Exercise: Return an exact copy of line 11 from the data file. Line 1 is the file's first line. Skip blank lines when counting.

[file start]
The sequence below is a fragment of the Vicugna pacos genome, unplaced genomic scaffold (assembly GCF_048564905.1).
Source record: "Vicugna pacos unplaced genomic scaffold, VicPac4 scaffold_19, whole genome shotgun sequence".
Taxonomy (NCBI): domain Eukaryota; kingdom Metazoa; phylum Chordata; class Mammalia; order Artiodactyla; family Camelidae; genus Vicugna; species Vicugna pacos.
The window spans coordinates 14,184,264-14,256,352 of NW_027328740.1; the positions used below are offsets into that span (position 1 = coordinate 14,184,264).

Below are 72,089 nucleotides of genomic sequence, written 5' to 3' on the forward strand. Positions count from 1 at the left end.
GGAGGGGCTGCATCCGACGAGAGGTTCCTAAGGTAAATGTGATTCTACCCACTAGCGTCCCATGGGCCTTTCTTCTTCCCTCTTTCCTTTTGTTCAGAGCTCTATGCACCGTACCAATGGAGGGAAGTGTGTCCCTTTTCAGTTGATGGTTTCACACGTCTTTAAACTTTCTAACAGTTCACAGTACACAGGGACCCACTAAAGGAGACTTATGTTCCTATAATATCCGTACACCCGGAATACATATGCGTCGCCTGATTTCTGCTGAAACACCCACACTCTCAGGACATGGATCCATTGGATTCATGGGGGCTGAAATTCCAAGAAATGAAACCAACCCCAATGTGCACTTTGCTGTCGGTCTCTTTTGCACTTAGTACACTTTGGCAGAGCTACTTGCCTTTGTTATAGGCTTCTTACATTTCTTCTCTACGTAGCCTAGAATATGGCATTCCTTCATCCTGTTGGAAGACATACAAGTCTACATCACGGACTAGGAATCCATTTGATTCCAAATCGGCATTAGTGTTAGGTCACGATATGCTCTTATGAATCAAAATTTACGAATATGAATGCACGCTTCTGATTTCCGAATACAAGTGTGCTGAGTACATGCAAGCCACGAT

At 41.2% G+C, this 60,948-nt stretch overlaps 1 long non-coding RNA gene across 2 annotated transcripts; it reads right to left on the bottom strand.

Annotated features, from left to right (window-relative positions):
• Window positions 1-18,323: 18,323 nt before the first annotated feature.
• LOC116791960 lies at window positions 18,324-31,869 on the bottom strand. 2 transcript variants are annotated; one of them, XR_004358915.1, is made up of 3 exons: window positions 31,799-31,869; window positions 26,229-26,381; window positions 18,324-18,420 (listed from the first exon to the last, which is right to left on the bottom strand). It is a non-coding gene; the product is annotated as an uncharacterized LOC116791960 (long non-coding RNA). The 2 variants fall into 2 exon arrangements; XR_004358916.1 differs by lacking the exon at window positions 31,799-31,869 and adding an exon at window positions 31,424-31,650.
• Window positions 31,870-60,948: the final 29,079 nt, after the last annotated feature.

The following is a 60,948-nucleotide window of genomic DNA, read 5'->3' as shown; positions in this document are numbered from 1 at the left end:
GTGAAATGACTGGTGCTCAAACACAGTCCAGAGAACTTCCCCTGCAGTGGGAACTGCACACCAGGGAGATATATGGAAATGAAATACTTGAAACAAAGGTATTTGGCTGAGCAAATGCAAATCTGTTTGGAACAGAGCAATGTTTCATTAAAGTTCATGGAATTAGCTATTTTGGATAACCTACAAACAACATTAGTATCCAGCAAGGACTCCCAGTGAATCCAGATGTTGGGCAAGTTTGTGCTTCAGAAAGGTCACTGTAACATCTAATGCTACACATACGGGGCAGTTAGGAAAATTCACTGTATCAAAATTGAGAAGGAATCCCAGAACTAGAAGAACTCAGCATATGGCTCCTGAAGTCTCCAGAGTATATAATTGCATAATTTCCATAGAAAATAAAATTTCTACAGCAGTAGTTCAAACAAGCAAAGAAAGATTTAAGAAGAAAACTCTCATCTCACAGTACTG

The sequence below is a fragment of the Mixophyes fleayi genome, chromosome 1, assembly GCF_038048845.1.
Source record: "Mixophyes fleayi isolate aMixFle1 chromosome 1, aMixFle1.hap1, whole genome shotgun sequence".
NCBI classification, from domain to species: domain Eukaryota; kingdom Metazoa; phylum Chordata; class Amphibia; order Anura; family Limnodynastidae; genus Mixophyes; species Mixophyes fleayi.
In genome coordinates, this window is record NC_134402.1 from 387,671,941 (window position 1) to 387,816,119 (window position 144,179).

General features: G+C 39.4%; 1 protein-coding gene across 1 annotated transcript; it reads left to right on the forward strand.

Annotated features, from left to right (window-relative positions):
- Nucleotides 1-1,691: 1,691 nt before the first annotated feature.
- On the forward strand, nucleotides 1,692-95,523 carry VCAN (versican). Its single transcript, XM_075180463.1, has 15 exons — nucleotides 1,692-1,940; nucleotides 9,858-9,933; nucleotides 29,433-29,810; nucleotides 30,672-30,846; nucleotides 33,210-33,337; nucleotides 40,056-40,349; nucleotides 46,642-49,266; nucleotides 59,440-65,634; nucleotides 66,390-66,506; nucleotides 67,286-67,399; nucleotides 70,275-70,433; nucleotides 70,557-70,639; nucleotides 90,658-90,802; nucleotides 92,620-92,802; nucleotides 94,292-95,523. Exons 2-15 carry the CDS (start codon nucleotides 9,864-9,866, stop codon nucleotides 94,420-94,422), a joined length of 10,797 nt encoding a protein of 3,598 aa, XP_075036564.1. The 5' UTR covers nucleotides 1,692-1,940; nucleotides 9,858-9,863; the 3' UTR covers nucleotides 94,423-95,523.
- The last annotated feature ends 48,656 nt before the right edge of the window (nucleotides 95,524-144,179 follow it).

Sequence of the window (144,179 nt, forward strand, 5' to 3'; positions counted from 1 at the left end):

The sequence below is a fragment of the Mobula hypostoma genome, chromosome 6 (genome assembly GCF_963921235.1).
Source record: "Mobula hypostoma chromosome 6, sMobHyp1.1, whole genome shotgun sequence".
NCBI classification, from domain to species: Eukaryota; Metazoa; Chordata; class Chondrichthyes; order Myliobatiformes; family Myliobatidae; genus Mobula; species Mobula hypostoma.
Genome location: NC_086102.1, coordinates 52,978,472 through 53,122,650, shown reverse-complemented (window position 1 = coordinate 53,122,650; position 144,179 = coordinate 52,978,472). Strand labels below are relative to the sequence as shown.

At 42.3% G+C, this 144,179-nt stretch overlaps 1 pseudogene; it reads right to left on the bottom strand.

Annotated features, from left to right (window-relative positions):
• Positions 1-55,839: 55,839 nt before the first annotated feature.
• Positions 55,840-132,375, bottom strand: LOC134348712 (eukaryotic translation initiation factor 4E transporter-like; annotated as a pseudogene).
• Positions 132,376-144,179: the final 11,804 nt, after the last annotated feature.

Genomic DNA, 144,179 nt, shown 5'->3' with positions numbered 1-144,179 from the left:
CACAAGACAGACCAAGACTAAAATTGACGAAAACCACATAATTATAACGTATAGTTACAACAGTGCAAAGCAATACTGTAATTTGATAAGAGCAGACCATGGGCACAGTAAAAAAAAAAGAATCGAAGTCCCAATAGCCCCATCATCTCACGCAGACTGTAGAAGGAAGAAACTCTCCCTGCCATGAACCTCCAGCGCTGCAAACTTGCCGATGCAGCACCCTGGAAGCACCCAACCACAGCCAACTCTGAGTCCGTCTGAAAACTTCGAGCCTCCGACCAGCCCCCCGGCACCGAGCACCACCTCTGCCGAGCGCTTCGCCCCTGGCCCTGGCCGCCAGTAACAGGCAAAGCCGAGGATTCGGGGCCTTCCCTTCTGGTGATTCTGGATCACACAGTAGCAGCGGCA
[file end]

• Window positions 31,870-60,948: the final 29,079 nt, after the last annotated feature.